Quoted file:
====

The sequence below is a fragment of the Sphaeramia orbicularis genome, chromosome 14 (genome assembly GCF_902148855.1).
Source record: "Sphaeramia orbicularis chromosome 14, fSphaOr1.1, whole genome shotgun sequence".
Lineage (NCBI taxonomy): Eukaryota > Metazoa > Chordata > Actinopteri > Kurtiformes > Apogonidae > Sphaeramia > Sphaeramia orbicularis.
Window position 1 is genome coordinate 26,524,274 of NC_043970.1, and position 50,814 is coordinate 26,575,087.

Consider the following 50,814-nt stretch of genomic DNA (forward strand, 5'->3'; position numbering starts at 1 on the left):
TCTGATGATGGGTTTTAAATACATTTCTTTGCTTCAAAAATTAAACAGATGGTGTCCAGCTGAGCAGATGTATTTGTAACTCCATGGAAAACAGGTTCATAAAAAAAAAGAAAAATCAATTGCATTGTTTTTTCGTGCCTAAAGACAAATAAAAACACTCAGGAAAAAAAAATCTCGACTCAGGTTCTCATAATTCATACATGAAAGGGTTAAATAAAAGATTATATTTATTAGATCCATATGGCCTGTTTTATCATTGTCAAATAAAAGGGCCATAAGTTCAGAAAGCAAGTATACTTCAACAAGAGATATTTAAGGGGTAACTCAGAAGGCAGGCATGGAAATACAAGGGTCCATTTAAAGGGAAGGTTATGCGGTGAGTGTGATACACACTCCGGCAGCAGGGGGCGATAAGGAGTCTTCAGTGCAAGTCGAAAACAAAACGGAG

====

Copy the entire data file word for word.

The sequence below is a fragment of the Sphaeramia orbicularis genome, chromosome 14 (genome assembly GCF_902148855.1).
Source record: "Sphaeramia orbicularis chromosome 14, fSphaOr1.1, whole genome shotgun sequence".
Lineage (NCBI taxonomy): Eukaryota > Metazoa > Chordata > Actinopteri > Kurtiformes > Apogonidae > Sphaeramia > Sphaeramia orbicularis.
Window position 1 is genome coordinate 26,524,274 of NC_043970.1, and position 50,814 is coordinate 26,575,087.

Consider the following 50,814-nt stretch of genomic DNA (forward strand, 5'->3'; position numbering starts at 1 on the left):
TCTGATGATGGGTTTTAAATACATTTCTTTGCTTCAAAAATTAAACAGATGGTGTCCAGCTGAGCAGATGTATTTGTAACTCCATGGAAAACAGGTTCATAAAAAAAAAGAAAAATCAATTGCATTGTTTTTTCGTGCCTAAAGACAAATAAAAACACTCAGGAAAAAAAAATCTCGACTCAGGTTCTCATAATTCATACATGAAAGGGTTAAATAAAAGATTATATTTATTAGATCCATATGGCCTGTTTTATCATTGTCAAATAAAAGGGCCATAAGTTCAGAAAGCAAGTATACTTCAACAAGAGATATTTAAGGGGTAACTCAGAAGGCAGGCATGGAAATACAAGGGTCCATTTAAAGGGAAGGTTATGCGGTGAGTGTGATACACACTCCGGCAGCAGGGGGCGATAAGGAGTCTTCAGTGCAAGTCGAAAACAAAACGGAG